St. Martin’s contributes two new high-profile entries to the category. The first, due out December 31 (just in time for New Year’s resolutions), is a follow-up by Dr. Ian Smith to his #1 New York Times bestselling Shred. In the new book, Super Shred, Smith focuses anew on those who need a short-term fix to lose pounds for a vacation, date, or similar event. The publisher is also waxing enthusiastic about The Hungry Girl Diet from Lisa Lillien (Mar.), which outlines a four-week jump-start plan and is designed to appeal to the devoted fan base for the author’s Hungry Girl cookbooks, Web site, and e-newsletter.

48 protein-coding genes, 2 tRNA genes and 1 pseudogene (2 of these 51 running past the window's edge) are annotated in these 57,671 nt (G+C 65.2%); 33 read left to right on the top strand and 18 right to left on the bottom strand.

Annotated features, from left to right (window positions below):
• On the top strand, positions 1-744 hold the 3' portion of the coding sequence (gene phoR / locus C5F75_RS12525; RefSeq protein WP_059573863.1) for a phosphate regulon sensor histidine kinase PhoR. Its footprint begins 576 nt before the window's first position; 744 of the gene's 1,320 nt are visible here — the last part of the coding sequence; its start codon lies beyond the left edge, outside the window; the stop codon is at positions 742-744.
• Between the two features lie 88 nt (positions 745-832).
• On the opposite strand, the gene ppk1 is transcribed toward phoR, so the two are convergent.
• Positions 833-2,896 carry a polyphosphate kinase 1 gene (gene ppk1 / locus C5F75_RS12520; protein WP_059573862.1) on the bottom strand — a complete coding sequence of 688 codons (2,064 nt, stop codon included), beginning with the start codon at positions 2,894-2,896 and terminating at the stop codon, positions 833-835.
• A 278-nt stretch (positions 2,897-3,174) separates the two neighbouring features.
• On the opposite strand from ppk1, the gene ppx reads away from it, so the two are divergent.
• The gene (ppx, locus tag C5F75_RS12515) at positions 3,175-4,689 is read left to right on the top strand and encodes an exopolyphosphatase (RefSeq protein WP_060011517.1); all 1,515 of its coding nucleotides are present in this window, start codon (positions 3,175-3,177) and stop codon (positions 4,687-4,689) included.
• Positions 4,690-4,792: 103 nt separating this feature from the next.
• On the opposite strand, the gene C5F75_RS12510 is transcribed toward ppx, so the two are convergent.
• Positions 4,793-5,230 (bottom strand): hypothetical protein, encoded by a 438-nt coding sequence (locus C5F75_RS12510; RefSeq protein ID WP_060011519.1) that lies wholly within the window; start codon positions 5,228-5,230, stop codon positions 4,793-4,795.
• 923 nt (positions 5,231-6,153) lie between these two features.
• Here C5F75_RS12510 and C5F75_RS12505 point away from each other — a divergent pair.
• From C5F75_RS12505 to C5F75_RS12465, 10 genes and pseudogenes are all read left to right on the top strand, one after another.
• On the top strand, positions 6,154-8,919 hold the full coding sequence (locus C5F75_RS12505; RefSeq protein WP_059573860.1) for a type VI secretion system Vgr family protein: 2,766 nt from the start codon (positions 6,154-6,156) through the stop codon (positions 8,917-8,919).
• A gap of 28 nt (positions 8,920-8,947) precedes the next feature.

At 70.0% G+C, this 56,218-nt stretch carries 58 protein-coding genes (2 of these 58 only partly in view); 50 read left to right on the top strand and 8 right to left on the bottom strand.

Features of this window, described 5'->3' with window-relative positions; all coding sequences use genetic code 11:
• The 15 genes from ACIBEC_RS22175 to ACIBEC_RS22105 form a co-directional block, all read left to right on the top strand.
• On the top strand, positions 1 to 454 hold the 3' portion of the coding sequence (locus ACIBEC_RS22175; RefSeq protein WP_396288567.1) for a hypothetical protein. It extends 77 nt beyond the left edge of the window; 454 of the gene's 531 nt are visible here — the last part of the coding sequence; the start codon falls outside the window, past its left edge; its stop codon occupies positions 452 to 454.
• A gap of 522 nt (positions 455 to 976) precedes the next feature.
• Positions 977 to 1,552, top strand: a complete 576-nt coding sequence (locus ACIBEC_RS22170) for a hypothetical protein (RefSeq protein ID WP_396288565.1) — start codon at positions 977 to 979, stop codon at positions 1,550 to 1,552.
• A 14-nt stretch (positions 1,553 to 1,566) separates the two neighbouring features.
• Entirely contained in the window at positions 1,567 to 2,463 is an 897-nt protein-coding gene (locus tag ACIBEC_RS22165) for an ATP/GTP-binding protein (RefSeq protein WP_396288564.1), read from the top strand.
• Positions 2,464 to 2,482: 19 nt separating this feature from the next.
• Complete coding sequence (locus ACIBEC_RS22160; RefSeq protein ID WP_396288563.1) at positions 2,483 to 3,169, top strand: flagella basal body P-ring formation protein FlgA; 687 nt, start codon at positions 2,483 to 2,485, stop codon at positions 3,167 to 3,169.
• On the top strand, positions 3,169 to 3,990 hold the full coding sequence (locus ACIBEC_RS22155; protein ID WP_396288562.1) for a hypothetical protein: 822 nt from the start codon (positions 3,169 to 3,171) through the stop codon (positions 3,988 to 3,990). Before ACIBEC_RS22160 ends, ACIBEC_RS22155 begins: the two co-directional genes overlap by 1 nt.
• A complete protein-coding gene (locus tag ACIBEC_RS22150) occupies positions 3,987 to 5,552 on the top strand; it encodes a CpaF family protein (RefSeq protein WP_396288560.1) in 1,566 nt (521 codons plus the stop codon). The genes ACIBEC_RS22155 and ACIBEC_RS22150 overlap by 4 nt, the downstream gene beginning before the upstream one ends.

On the Paleo and low-carb front, author Esther Blum announces that Cavewomen Don’t Get Fat: The Paleo Chic Diet for Rapid Results (Gallery, Dec.), outlining a three-phase plan that focuses on protein. And publisher Duncan Baird presents a low-carb book with a twist: The Serotonin Revolution by Lowri Turner (Apr.), a diet plan that seeks to make sure “happy” hormones aren’t negatively impacted. Sales and publicity v-p John Tintera reports fortuitous timing since “Kim Kardashian just declared that she lost her baby fat using Atkins.” That fact should be encouraging for Simon & Schuster’s Touchstone imprint’s forthcoming New Atkins Made Easy by Colette Heimowitz (Dec.) as well.